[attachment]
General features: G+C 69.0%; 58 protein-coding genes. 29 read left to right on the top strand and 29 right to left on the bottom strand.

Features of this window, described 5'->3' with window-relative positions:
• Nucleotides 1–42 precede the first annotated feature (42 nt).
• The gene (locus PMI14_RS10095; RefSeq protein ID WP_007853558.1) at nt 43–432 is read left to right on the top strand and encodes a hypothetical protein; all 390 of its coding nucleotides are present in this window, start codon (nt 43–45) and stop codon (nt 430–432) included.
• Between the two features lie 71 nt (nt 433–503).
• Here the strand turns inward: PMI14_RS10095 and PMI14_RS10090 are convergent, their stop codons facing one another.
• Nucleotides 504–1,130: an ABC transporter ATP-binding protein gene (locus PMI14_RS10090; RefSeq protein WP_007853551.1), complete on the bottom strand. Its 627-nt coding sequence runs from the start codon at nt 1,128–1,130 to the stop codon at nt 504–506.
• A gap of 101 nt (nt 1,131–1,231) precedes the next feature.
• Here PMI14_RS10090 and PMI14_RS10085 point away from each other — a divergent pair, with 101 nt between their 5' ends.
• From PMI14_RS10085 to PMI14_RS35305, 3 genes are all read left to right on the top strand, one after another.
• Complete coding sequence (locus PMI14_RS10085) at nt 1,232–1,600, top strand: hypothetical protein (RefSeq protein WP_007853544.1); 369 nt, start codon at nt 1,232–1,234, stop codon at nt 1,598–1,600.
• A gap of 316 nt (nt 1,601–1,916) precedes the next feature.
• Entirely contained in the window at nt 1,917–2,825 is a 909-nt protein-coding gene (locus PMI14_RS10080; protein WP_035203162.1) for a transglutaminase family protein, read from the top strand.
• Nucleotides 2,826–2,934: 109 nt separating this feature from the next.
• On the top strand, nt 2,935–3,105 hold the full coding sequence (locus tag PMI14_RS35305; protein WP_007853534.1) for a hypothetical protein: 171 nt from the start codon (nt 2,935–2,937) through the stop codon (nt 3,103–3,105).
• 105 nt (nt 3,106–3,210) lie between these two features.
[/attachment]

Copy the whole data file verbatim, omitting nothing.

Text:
General features: G+C 69.0%; 58 protein-coding genes. 29 read left to right on the top strand and 29 right to left on the bottom strand.

Features of this window, described 5'->3' with window-relative positions:
• Nucleotides 1–42 precede the first annotated feature (42 nt).
• The gene (locus PMI14_RS10095; RefSeq protein ID WP_007853558.1) at nt 43–432 is read left to right on the top strand and encodes a hypothetical protein; all 390 of its coding nucleotides are present in this window, start codon (nt 43–45) and stop codon (nt 430–432) included.
• Between the two features lie 71 nt (nt 433–503).
• Here the strand turns inward: PMI14_RS10095 and PMI14_RS10090 are convergent, their stop codons facing one another.
• Nucleotides 504–1,130: an ABC transporter ATP-binding protein gene (locus PMI14_RS10090; RefSeq protein WP_007853551.1), complete on the bottom strand. Its 627-nt coding sequence runs from the start codon at nt 1,128–1,130 to the stop codon at nt 504–506.
• A gap of 101 nt (nt 1,131–1,231) precedes the next feature.
• Here PMI14_RS10090 and PMI14_RS10085 point away from each other — a divergent pair, with 101 nt between their 5' ends.
• From PMI14_RS10085 to PMI14_RS35305, 3 genes are all read left to right on the top strand, one after another.
• Complete coding sequence (locus PMI14_RS10085) at nt 1,232–1,600, top strand: hypothetical protein (RefSeq protein WP_007853544.1); 369 nt, start codon at nt 1,232–1,234, stop codon at nt 1,598–1,600.
• A gap of 316 nt (nt 1,601–1,916) precedes the next feature.
• Entirely contained in the window at nt 1,917–2,825 is a 909-nt protein-coding gene (locus PMI14_RS10080; protein WP_035203162.1) for a transglutaminase family protein, read from the top strand.
• Nucleotides 2,826–2,934: 109 nt separating this feature from the next.
• On the top strand, nt 2,935–3,105 hold the full coding sequence (locus tag PMI14_RS35305; protein WP_007853534.1) for a hypothetical protein: 171 nt from the start codon (nt 2,935–2,937) through the stop codon (nt 3,103–3,105).
• 105 nt (nt 3,106–3,210) lie between these two features.